From classroom curiosity to published paper

Political Science and Geography student Will Hanlon turned an Undergraduate Research Experience project with Political Science Professor Dr. Gary Wilson into his first co-authored published academic paper.

January 5, 2024
Portrait photo of two people in the Canfor Winter Garden at UNBC, one of Canada's top universities of its size.
Political Science Professor Dr. Gary Wilson and student Will Hanlon turned a research project idea into a published paper, all in less than a year.

What began as a chance to sharpen his research skills evolved into a significant achievement for undergraduate student Will Hanlon – a published academic paper.

Hanlon, a Bachelor of Arts student pursuing a joint major in Political Science and Geography, made a connection with Political Science Professor Dr. Gary Wilson when he took Wilson’s comparative politics class. The pair had initial discussions about possible research collaborations and through the Undergraduate Research Experience program were able to secure funding.

Less than a year later, Hanlon and Wilson co-authored an article titled “Crown Dependencies in an era of continuity and change” in the journal Small States and Territories published by the University of Malta.

“I’m so grateful for the opportunity to participate in this project and I’m so glad I did it,” Hanlon said. “The Undergraduate Research Experience program is a great way to learn more about research and work one-on-one with a professor.”

The Undergraduate Research Experience program provides up to 13 awards of $1,500 every year to support student-faculty research collaboration outside of course credit.

For their project, Hanlon and Wilson zeroed in on how the Crown Dependencies have been forced to adapt to the political and economic changes of the United Kingdom leaving the European Union. The Crown Dependencies are three self-governing jurisdictions, namely the Isle of Man as well as the Bailiwicks of Jersey and Guernsey, that are not part of the United Kingdom, but have an independent relationship with the British Crown.

The idea built on Wilson’s existing research interest in the Isle of Man and small island jurisdictions and Hanlon’s desire to study an issue in contemporary politics.

The pair divided the research, with Wilson focusing primarily on the Isle of Man, while Hanlon dove into the issues in Jersey and Guernsey.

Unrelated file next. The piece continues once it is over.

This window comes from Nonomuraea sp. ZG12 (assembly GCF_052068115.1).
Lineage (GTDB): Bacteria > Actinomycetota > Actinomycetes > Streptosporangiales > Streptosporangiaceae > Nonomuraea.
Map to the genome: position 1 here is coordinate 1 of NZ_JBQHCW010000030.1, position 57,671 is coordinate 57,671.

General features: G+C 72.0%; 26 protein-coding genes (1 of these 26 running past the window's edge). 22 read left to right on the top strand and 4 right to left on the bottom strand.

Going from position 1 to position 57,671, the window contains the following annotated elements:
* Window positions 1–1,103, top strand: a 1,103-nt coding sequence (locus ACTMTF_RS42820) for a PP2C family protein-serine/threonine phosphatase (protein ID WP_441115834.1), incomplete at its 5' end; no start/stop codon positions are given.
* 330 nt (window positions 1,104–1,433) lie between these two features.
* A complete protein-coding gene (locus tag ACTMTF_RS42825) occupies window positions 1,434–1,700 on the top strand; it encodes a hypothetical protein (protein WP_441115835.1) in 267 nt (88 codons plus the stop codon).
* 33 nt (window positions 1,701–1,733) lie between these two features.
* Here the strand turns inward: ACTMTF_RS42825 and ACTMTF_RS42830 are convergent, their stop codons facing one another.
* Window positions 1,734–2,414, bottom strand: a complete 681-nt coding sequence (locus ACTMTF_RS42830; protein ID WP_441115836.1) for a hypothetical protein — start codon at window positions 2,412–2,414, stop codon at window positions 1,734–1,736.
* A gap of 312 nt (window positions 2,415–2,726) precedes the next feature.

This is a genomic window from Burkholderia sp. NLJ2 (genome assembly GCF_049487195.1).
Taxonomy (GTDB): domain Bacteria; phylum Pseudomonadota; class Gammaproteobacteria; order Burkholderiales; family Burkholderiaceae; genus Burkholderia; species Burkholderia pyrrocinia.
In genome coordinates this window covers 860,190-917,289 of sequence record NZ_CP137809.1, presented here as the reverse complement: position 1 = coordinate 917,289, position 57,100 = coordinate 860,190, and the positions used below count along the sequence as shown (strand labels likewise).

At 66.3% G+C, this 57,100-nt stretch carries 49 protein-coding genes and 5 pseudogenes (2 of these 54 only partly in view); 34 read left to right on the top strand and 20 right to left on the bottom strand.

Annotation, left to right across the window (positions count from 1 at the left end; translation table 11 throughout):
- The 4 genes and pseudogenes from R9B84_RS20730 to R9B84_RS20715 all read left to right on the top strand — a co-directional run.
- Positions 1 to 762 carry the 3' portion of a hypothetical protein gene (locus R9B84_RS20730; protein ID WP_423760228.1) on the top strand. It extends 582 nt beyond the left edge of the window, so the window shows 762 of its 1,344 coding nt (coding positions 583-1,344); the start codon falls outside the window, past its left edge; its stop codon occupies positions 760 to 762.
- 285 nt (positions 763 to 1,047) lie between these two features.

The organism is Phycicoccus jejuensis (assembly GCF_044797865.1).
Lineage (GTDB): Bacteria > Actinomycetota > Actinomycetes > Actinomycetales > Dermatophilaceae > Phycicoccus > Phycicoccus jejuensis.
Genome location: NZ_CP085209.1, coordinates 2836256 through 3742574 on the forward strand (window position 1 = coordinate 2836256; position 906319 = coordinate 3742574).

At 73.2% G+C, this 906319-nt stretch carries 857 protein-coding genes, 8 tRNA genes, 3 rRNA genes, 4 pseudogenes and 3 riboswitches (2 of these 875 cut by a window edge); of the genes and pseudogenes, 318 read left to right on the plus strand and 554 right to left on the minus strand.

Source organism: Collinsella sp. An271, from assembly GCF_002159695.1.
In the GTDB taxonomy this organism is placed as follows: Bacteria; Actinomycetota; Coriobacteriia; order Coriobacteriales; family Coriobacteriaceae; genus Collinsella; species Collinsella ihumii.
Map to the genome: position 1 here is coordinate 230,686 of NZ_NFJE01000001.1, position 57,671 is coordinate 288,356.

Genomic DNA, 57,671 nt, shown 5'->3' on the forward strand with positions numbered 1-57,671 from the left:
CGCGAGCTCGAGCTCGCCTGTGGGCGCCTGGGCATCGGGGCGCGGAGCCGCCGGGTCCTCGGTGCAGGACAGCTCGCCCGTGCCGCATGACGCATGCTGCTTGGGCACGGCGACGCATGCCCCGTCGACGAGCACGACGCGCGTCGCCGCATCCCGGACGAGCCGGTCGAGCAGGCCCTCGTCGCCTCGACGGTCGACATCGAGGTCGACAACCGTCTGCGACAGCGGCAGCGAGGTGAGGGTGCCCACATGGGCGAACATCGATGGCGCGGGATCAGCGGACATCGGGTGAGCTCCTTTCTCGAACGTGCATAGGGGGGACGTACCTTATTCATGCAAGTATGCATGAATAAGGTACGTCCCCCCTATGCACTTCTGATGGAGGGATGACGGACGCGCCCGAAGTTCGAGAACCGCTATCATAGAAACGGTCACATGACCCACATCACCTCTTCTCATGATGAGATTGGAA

“I had no prior experience studying the Crown Dependencies,” Hanlon said. “It was so interesting to learn about the intricacies of their constitutional and political relationship with the Crown.”

First, Hanlon had to familiarize himself with the unique political systems and political cultures that exist on the Channel Islands and through analyzing media reports, government documents and other sources determine how the insular governments reacted to Brexit and what it could portend for the future of governance in the Crown Dependencies.

The first step in presenting their findings took place during UNBC’s 2023 Research Week. The presentation was well received, and the pair submitted, and were accepted, to present at the Annual Meeting of the Canadian Political Science Association, which was part of the 2023 Congress of the Humanities and Social Sciences at York University in Toronto.

When Wilson learned of an upcoming special edition of Small States and Territories focused on the reign of Queen Elizabeth II, he approached Hanlon about putting together a submission and it too was accepted.

Wilson described the project as a true partnership between professor and student.

“We co-researched, we co-authored and we co-edited,” he says. “We both contributed equally to the paper.” 

Wilson has worked with other undergraduate students in the past on research projects and their work has been cited in papers published months and years after their work was completed. What made this project special was the pair were able to work together and complete the entire academic publishing cycle, beginning with the idea generation, to research, to conference presentation, to draft paper, to peer review to an accepted paper.

“Will got to see the whole process, from start to finish, in a year,” Wilson remarked.

From learning new research techniques, to putting together a conference presentation, to writing and editing the paper, Hanlon said the entire experience was eye-opening. He says those skills will be helpful as he continues to apply for law school after he graduates from UNBC this spring.

This experience really helps build my curriculum vitae and prepares the research and writing skills that will be useful in law school,” he said.

Hanlon hopes other undergraduate students will consider applying to the Undergraduate Research Experience program. He says sometimes it can seem intimidating to approach faculty about research opportunities, but in his experience, professors are keen to talk about the possibilities. Wilson concurs.

“Professors are very much open to these opportunities,” Wilson said. “If you’re interested in working with a professor, you should read some of the papers they’ve published and then ask them if they’re interested in partnering on an Undergraduate Research Experience.”